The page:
Photo taken on May 2, 2018 shows cattle raised by farmer Bill Pellett at his farm in Atlantic of Iowa, the United States. (Xinhua/Wang Ying)
U.S. beef producers are looking forward to gaining a larger share in China, one of the fastest-growing beef markets in the world, an industry expert has said.
China is a relatively new market for U.S. beef, but with a lot of potential to tap, Ashley Kohls, executive director of the Minnesota State Cattlemen's Association (MSCA), an organization that currently represents over 1,000 members from all segments of the beef community, told Xinhua.
U.S. beef producers have been excited to enter the Chinese market after years of absence as a result of the detection of the mad cow disease in the United States, said Kohls, on the sidelines of Farmfest, an annual trade show held this week in Minnesota.
According to the industry expert, who is also a beef producer herself, about 12 percent of the U.S. beef production is exported to overseas markets and Minnesota is the 10th largest beef producing state in the country.
"We're now putting a lot of efforts into talking to folks who sell beef in China and talking about how great U.S. beef is and then also showing folks how to cook U.S. beef in the market," said Kohls, adding that her association is sending a working group to Asia every year since 2017 to promote sales.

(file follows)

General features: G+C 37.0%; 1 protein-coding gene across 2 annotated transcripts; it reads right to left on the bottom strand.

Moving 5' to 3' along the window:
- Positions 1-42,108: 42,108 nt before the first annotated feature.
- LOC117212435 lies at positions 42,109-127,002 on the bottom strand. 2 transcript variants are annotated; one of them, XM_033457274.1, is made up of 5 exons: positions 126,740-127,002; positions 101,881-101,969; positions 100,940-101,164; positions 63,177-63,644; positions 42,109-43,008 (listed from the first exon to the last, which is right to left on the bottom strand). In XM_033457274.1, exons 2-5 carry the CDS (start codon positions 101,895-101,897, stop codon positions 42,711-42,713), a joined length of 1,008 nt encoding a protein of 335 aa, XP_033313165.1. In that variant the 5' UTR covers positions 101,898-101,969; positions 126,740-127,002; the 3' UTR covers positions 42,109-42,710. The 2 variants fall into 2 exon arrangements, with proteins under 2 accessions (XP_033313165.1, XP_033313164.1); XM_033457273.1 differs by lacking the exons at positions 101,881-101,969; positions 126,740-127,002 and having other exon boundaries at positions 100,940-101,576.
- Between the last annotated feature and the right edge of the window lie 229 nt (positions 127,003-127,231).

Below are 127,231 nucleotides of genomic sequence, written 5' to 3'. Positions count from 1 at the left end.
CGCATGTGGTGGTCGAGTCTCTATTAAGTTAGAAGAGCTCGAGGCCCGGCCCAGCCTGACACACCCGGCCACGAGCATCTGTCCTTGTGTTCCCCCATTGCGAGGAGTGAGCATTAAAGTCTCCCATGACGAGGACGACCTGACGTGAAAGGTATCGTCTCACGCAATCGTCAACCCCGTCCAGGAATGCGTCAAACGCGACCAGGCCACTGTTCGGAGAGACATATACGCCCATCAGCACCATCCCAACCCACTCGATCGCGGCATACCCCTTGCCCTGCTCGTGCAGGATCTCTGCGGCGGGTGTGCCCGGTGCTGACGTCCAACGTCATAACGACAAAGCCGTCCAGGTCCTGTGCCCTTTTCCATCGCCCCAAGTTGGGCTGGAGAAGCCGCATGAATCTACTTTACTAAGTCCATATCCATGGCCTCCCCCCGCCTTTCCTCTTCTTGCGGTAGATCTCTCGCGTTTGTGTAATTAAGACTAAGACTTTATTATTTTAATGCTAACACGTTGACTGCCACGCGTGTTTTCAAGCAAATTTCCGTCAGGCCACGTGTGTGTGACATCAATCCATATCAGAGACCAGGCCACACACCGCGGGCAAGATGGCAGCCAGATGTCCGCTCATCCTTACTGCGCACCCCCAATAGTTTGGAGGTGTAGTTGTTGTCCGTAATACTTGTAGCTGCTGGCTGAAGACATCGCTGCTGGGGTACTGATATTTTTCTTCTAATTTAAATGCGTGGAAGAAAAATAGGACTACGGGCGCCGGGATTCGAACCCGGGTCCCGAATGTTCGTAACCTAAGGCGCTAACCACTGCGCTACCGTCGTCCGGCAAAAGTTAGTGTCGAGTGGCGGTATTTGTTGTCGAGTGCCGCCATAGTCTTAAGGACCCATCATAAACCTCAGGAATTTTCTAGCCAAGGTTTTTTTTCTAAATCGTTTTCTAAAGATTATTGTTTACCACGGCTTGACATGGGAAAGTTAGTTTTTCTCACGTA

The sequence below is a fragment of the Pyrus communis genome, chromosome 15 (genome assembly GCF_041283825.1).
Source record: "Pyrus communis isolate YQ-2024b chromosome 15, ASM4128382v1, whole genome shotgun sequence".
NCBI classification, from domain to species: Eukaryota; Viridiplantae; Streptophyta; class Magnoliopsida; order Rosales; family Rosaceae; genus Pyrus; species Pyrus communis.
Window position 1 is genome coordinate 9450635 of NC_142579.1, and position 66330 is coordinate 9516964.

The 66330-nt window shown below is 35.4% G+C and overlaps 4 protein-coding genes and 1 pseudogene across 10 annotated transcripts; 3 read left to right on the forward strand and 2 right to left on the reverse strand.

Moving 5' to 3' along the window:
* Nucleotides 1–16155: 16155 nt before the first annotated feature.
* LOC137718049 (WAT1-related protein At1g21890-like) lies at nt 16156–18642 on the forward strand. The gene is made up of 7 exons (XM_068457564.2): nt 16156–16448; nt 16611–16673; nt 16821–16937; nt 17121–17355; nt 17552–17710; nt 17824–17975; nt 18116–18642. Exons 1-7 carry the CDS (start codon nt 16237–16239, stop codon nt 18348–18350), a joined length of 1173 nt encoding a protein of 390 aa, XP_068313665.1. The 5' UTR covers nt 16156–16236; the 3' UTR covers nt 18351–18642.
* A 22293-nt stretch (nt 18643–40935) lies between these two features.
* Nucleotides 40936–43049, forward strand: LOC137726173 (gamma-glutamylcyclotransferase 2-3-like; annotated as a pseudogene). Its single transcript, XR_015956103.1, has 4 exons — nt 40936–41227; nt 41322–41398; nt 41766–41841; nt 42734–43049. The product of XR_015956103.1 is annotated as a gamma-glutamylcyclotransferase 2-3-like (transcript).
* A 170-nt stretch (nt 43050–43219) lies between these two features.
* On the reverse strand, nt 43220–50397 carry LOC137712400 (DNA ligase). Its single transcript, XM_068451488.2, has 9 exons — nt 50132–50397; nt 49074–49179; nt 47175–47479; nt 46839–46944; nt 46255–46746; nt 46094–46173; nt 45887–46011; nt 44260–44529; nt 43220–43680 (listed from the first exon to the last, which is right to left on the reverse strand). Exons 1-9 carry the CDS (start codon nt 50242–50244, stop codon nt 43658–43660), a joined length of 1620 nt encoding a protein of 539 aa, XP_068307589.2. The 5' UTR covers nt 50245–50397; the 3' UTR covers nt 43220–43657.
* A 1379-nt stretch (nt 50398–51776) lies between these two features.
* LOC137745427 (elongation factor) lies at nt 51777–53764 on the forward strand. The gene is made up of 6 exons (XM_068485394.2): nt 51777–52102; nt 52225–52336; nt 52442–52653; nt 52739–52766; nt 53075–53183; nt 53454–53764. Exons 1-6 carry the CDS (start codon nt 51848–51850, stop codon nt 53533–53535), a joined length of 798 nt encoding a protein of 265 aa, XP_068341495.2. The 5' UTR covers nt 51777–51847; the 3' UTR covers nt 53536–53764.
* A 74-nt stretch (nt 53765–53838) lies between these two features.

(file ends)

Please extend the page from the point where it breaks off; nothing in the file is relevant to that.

"It was a really neat experience going to the Asian countries because they're all very important for us when it comes to beef exports and we're trying to bring a new market," the industry insider said, drawing on her own experience of promoting U.S. beef products in Asian markets including China last May.
"We had the opportunity to meet with grocery store owners and restaurant owners. It was a fantastic experience. Everybody in Beijing was really nice and was really eager to learn and they all loved the U.S. beef," Kohls said while detailing her trip.
She said that given the encouraging feedback from the Chinese partners about U.S. beef, "We're confident that over time we will develop the market," though "it takes time to build those relationships."
Speaking of the ongoing U.S.-China trade tensions, Kohls said her organization is hopeful that "we'll get things resolved" before the situation becomes even worse, as trade rifts between the top two economies are likely to cloud the outlook for business collaborations.
"Anytime there's any tension between countries that we either have a relationship with or are trying to build a relationship with, it's just struggle for us," she said.